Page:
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Vermin by Adrienne Silcock
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**Note: Under normal circumstances, I would wait until the other reviewer was prepared to post. However, I've been granted the go ahead to proceed. Once the other reviewer is prepared, this review will show up on The Review Board.*

The title threw me a tad. I would have thought (without knowing the premise) the work was about aliens, since the title hints at science fiction.

Disclaimer: Very slight spoiler.

Before I get into the meat of “Vermin”, which is the main story, I’d like to share my thoughts on some of the stories that followed “Vermin”. The author added these stories because she felt they connected with some of the themes brought out in “Vermin”.

T’ Ain’t Long Until Saturday: I was definitely able to see the struggle with loneliness once a loved one has passed on. It reminds me of my grandmother, who has had a hard time coping since my grandfather died of cancer two years back. Nan has no interest in having a new beau but would like someone to talk to from time to time.

The Girl: This definitely fit the outcast component of Vermin. It is a microscope into the judgmental nature of small town folks and puts into question, “Which is the more tolerable sin?” This is reminiscent of the conflict in “Notes on a Scandal.”

Angel: The whole feel of this story is quite telling. George caused me to feel conflicted. He had ways about him that were bigoted, yet weren’t in an overly hateful way. His interaction with David demonstrated that he was slightly open to change, which was why he was a little upset once David left.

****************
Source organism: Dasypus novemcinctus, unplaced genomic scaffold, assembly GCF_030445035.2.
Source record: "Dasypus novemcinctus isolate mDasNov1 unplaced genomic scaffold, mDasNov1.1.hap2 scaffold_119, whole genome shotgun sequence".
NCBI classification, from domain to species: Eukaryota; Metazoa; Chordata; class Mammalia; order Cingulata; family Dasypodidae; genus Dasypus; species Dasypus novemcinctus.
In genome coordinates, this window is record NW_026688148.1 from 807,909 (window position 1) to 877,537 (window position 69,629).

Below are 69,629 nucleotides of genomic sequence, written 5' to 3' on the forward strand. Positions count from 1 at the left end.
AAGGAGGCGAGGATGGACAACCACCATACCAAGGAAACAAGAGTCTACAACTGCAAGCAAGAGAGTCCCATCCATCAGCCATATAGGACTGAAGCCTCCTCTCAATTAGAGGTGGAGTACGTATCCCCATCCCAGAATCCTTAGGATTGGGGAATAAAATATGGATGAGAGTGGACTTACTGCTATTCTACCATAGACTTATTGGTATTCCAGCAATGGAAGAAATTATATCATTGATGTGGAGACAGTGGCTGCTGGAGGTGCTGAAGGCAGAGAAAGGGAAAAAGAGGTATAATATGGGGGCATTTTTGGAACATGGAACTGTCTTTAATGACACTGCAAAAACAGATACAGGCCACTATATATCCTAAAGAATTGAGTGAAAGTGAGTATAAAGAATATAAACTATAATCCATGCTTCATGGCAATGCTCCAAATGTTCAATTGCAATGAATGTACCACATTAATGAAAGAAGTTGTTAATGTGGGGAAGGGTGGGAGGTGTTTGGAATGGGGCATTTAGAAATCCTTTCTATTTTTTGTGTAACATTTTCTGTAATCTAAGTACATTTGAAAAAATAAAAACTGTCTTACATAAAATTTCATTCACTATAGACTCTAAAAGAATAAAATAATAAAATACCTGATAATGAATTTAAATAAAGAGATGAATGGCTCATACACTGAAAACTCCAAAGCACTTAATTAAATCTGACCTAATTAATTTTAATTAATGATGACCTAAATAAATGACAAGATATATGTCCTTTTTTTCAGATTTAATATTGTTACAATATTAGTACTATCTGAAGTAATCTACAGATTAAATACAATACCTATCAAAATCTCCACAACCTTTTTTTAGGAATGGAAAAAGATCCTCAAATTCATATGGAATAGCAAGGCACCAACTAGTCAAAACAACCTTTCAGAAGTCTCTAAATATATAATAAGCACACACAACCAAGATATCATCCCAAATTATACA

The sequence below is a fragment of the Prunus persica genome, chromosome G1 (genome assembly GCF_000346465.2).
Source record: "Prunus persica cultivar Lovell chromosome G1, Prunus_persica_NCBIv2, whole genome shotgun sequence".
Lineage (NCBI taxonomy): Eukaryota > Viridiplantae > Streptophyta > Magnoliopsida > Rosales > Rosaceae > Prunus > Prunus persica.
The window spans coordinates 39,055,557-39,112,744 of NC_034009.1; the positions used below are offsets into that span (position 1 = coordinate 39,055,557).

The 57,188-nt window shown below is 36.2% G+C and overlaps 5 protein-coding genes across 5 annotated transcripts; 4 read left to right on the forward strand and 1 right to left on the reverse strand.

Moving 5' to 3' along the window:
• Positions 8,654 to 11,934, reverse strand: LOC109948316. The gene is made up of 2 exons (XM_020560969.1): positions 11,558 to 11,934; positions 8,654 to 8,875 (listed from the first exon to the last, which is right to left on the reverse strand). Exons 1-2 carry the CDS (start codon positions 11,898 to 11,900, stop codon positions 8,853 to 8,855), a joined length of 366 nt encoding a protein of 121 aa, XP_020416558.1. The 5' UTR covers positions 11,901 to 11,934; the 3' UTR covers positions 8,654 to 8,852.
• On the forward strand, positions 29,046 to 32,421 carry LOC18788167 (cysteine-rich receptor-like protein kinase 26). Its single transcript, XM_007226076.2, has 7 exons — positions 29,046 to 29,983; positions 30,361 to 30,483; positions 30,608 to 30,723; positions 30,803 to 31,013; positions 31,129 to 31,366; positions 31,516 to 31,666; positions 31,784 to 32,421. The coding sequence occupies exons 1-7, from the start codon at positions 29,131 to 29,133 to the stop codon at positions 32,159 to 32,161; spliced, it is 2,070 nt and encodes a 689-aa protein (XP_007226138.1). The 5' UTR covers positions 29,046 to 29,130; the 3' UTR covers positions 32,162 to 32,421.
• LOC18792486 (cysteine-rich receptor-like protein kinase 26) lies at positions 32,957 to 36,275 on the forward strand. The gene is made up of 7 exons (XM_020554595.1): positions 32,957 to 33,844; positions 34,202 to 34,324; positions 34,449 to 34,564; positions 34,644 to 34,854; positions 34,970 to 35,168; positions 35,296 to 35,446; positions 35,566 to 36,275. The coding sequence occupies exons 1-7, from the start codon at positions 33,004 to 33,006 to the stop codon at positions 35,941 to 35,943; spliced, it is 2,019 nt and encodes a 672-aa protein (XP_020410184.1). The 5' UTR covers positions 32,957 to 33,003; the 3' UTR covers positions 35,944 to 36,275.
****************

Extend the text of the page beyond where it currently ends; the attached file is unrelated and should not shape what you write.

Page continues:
To me, those were the works that really did well to compliment Vermin. ”Robert’s Garden” is borderline; “Beating Mediocrity” and “Something to Tell Tommy” seemed slightly off.

Now let’s talk about Vermin.

Vermin was such an endearing story between Darren (the little boy) and Glory (the main character). Glory’s jargon and her takes on different situations has a “laugh at my pain” factor. I loved that she was willing to step out of her comfort zone to be there for Darren.

In addition, the banter between Jim and Glory made me smile. Yes, they were good friends, but the way Glory cared about Jim mirrored something slightly deeper. The most striking thing is that Jim didn’t have to necessarily live this way (he had resources), yet he chose to do so.

Vermin also demonstrates that two people can go through the same thing and yet have different perspectives. One would think that Sis and Gloria would have a closer relationship since both went through abuse. However, Sis’ way of dealing with the tragedy was putting up a fence of denial and treating it like it was “no big deal.” Sis contends that it didn’t impact her but it did. It rendered her emotionless because she equated displaying emotion with being abused. Sis learned as long as you don’t stir the pot, you have less of a chance of backlash.

Gloria took the brunt of the abuse, yet Sis doesn’t seem the least bit grateful. She is judgmental at almost every turn, deeming Gloria crazy and failing to put the pieces together at the damnation the abuse has done to her sister. How a girl interacts with her father marks the building blocks of how she will interact with other men in the future. Gloria is the product of fighting internal and external demons that have contributed to her overall stagnation. Not everyone has the strong will to crawl from abuse’s wrath unscathed; some stench lasts a lifetime.

I like the way Vermin outlines social stereotypes and prejudices. Although I applaud what the writer was attempting to do with the additional stories, I believe Vermin does just fine standing alone.

I hope the author does consider doing an electronic copy so that others have the chance to enjoy this powerful work of awareness. ( )
  NoLabelsUnleashed | May 22, 2015 |
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